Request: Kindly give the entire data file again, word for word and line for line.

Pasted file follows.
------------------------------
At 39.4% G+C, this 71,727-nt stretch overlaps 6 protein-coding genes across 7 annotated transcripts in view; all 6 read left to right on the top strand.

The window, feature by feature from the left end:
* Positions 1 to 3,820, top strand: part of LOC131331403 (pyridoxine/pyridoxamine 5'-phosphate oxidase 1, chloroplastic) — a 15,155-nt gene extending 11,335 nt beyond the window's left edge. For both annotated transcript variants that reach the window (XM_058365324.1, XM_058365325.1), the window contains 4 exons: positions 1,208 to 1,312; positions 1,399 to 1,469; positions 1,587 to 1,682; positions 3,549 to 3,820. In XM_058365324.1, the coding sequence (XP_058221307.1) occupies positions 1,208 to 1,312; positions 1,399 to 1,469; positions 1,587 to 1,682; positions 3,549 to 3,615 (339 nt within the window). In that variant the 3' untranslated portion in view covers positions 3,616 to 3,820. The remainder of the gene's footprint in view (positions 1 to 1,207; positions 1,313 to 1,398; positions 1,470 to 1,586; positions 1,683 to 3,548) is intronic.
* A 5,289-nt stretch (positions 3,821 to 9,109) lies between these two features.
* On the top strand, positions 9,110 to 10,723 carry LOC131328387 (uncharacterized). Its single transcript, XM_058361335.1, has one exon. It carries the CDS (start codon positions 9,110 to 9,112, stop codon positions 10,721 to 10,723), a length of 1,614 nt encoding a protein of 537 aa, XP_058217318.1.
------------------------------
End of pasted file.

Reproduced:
At 39.4% G+C, this 71,727-nt stretch overlaps 6 protein-coding genes across 7 annotated transcripts in view; all 6 read left to right on the top strand.

The window, feature by feature from the left end:
* Positions 1 to 3,820, top strand: part of LOC131331403 (pyridoxine/pyridoxamine 5'-phosphate oxidase 1, chloroplastic) — a 15,155-nt gene extending 11,335 nt beyond the window's left edge. For both annotated transcript variants that reach the window (XM_058365324.1, XM_058365325.1), the window contains 4 exons: positions 1,208 to 1,312; positions 1,399 to 1,469; positions 1,587 to 1,682; positions 3,549 to 3,820. In XM_058365324.1, the coding sequence (XP_058221307.1) occupies positions 1,208 to 1,312; positions 1,399 to 1,469; positions 1,587 to 1,682; positions 3,549 to 3,615 (339 nt within the window). In that variant the 3' untranslated portion in view covers positions 3,616 to 3,820. The remainder of the gene's footprint in view (positions 1 to 1,207; positions 1,313 to 1,398; positions 1,470 to 1,586; positions 1,683 to 3,548) is intronic.
* A 5,289-nt stretch (positions 3,821 to 9,109) lies between these two features.
* On the top strand, positions 9,110 to 10,723 carry LOC131328387 (uncharacterized). Its single transcript, XM_058361335.1, has one exon. It carries the CDS (start codon positions 9,110 to 9,112, stop codon positions 10,721 to 10,723), a length of 1,614 nt encoding a protein of 537 aa, XP_058217318.1.